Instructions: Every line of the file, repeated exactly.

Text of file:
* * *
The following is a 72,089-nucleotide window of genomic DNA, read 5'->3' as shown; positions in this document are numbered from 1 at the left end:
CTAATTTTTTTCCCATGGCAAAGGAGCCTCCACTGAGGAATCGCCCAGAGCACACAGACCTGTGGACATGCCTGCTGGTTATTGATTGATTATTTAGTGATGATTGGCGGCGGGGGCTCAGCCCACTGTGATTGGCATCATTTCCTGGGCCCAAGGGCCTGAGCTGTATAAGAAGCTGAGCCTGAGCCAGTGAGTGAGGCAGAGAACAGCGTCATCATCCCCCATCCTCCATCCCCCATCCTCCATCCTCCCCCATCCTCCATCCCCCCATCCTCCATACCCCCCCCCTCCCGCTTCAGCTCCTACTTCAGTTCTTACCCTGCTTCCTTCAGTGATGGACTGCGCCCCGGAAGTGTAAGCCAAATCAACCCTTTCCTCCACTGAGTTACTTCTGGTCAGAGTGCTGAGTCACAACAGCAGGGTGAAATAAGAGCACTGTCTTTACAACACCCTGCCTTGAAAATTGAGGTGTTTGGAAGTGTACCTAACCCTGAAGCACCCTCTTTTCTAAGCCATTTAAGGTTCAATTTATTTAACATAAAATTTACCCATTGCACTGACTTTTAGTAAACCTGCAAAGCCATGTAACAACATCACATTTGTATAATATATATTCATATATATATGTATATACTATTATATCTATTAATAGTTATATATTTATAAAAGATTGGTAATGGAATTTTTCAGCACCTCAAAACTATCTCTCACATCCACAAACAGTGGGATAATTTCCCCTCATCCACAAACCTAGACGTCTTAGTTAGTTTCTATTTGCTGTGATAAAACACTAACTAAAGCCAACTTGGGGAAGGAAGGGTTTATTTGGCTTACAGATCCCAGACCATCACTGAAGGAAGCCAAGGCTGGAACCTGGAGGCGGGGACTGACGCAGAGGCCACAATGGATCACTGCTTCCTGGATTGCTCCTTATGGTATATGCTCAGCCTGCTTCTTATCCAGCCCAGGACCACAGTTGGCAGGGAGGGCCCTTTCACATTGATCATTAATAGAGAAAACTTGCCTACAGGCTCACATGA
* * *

The following is a 72,089-nucleotide window of genomic DNA, read 5'->3' as shown; positions in this document are numbered from 1 at the left end:
CTAATTTTTTTCCCATGGCAAAGGAGCCTCCACTGAGGAATCGCCCAGAGCACACAGACCTGTGGACATGCCTGCTGGTTATTGATTGATTATTTAGTGATGATTGGCGGCGGGGGCTCAGCCCACTGTGATTGGCATCATTTCCTGGGCCCAAGGGCCTGAGCTGTATAAGAAGCTGAGCCTGAGCCAGTGAGTGAGGCAGAGAACAGCGTCATCATCCCCCATCCTCCATCCCCCATCCTCCATCCTCCCCCATCCTCCATCCCCCCATCCTCCATACCCCCCCCCTCCCGCTTCAGCTCCTACTTCAGTTCTTACCCTGCTTCCTTCAGTGATGGACTGCGCCCCGGAAGTGTAAGCCAAATCAACCCTTTCCTCCACTGAGTTACTTCTGGTCAGAGTGCTGAGTCACAACAGCAGGGTGAAATAAGAGCACTGTCTTTACAACACCCTGCCTTGAAAATTGAGGTGTTTGGAAGTGTACCTAACCCTGAAGCACCCTCTTTTCTAAGCCATTTAAGGTTCAATTTATTTAACATAAAATTTACCCATTGCACTGACTTTTAGTAAACCTGCAAAGCCATGTAACAACATCACATTTGTATAATATATATTCATATATATATGTATATACTATTATATCTATTAATAGTTATATATTTATAAAAGATTGGTAATGGAATTTTTCAGCACCTCAAAACTATCTCTCACATCCACAAACAGTGGGATAATTTCCCCTCATCCACAAACCTAGACGTCTTAGTTAGTTTCTATTTGCTGTGATAAAACACTAACTAAAGCCAACTTGGGGAAGGAAGGGTTTATTTGGCTTACAGATCCCAGACCATCACTGAAGGAAGCCAAGGCTGGAACCTGGAGGCGGGGACTGACGCAGAGGCCACAATGGATCACTGCTTCCTGGATTGCTCCTTATGGTATATGCTCAGCCTGCTTCTTATCCAGCCCAGGACCACAGTTGGCAGGGAGGGCCCTTTCACATTGATCATTAATAGAGAAAACTTGCCTACAGGCTCACATGA